But by the end of the first stanza I realized that Williams was in fact speaking of a different kind of "pure" - that is the inbreeding within families, especially in rural areas, that creates physical and mental monstrosities. I thought of a group of teenagers I had met from West Virginia who clearly were an example of this "purity" gone wrong.
The description of Jersey fits in with the same vision. There is obviously a lot of energy among these "devil-may-care men" and the "young slatterns", but it is almost like the energy of pigs rutting in mud. They mate a lot and reproduce; they eat a lot and so grow big - but there is nothing pleasant about either process. The idea of the girls submitting to the physical advances of the men "without emotion save numbed terror" gave me a vision of times in my own life when sex occurred as an accident or through the effect of drink. There is nothing romantic or loving about these people, and Williams made me think about my own life in a way that I usually avoid because of the conclusions that will be drawn from the examination.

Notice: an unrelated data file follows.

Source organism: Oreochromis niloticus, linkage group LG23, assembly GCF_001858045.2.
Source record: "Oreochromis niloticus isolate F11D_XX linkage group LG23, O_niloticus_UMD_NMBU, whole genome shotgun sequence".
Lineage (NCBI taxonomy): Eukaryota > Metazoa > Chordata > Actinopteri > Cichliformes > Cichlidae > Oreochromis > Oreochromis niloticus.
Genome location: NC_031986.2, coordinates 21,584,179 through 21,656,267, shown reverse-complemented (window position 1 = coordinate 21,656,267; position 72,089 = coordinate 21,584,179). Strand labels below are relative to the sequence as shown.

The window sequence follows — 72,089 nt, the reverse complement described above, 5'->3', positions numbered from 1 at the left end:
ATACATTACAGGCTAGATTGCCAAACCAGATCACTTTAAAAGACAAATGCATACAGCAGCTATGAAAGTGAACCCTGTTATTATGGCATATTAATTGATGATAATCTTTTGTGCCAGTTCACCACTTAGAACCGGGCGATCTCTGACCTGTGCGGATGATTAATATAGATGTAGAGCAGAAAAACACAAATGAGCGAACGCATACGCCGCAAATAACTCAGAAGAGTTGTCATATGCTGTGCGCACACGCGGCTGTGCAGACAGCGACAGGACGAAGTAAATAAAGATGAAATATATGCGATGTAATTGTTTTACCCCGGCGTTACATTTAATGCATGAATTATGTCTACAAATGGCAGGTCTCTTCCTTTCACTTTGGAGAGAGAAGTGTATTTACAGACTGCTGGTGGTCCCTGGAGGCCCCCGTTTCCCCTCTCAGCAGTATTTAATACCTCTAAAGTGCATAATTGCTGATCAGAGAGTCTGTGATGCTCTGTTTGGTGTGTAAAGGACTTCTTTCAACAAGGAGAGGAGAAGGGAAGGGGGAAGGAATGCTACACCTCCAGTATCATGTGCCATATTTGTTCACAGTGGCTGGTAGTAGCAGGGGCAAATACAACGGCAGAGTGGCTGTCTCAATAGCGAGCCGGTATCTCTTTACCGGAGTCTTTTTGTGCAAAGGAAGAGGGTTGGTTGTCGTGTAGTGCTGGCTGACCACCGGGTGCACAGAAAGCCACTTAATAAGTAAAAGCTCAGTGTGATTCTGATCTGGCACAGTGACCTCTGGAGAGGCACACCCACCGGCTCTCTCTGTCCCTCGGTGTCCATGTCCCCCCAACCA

Throughout the poem I wondered who the "Elsie" was that is referred to in the title, and eventually I discovered that it was the handicapped nursemaid who works in the doctor's house. ...Show more